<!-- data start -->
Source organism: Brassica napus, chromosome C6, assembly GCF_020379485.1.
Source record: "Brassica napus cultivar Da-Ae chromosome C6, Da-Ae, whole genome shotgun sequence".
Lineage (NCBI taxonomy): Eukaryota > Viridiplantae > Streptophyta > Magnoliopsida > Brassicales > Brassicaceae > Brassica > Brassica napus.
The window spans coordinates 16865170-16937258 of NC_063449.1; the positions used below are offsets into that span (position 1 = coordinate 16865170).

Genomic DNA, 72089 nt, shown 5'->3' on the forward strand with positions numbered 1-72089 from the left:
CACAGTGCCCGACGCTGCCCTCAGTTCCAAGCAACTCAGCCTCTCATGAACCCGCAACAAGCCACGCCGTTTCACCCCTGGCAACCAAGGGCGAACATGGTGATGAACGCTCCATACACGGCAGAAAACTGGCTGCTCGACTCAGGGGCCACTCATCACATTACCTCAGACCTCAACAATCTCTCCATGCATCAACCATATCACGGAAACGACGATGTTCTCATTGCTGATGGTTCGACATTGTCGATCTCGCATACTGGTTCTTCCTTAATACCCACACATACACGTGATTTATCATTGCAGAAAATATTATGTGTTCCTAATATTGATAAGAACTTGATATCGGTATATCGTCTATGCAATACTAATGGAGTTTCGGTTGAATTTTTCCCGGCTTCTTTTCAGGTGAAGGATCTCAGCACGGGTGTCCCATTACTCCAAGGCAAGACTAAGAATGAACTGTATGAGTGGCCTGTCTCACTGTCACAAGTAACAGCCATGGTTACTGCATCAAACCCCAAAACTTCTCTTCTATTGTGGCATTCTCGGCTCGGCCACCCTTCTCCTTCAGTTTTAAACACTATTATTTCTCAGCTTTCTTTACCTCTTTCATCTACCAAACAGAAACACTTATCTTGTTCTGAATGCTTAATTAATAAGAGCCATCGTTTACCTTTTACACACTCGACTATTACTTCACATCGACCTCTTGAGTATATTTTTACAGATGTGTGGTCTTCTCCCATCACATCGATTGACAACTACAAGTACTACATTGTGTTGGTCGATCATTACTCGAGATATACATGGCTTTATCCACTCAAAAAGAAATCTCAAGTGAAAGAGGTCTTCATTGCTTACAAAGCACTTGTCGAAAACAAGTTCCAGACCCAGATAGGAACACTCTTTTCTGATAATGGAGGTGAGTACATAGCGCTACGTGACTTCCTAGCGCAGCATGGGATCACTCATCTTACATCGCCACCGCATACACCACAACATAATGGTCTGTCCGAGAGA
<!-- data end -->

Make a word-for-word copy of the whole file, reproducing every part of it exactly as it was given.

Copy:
Source organism: Brassica napus, chromosome C6, assembly GCF_020379485.1.
Source record: "Brassica napus cultivar Da-Ae chromosome C6, Da-Ae, whole genome shotgun sequence".
Lineage (NCBI taxonomy): Eukaryota > Viridiplantae > Streptophyta > Magnoliopsida > Brassicales > Brassicaceae > Brassica > Brassica napus.
The window spans coordinates 16865170-16937258 of NC_063449.1; the positions used below are offsets into that span (position 1 = coordinate 16865170).

Genomic DNA, 72089 nt, shown 5'->3' on the forward strand with positions numbered 1-72089 from the left:
CACAGTGCCCGACGCTGCCCTCAGTTCCAAGCAACTCAGCCTCTCATGAACCCGCAACAAGCCACGCCGTTTCACCCCTGGCAACCAAGGGCGAACATGGTGATGAACGCTCCATACACGGCAGAAAACTGGCTGCTCGACTCAGGGGCCACTCATCACATTACCTCAGACCTCAACAATCTCTCCATGCATCAACCATATCACGGAAACGACGATGTTCTCATTGCTGATGGTTCGACATTGTCGATCTCGCATACTGGTTCTTCCTTAATACCCACACATACACGTGATTTATCATTGCAGAAAATATTATGTGTTCCTAATATTGATAAGAACTTGATATCGGTATATCGTCTATGCAATACTAATGGAGTTTCGGTTGAATTTTTCCCGGCTTCTTTTCAGGTGAAGGATCTCAGCACGGGTGTCCCATTACTCCAAGGCAAGACTAAGAATGAACTGTATGAGTGGCCTGTCTCACTGTCACAAGTAACAGCCATGGTTACTGCATCAAACCCCAAAACTTCTCTTCTATTGTGGCATTCTCGGCTCGGCCACCCTTCTCCTTCAGTTTTAAACACTATTATTTCTCAGCTTTCTTTACCTCTTTCATCTACCAAACAGAAACACTTATCTTGTTCTGAATGCTTAATTAATAAGAGCCATCGTTTACCTTTTACACACTCGACTATTACTTCACATCGACCTCTTGAGTATATTTTTACAGATGTGTGGTCTTCTCCCATCACATCGATTGACAACTACAAGTACTACATTGTGTTGGTCGATCATTACTCGAGATATACATGGCTTTATCCACTCAAAAAGAAATCTCAAGTGAAAGAGGTCTTCATTGCTTACAAAGCACTTGTCGAAAACAAGTTCCAGACCCAGATAGGAACACTCTTTTCTGATAATGGAGGTGAGTACATAGCGCTACGTGACTTCCTAGCGCAGCATGGGATCACTCATCTTACATCGCCACCGCATACACCACAACATAATGGTCTGTCCGAGAGA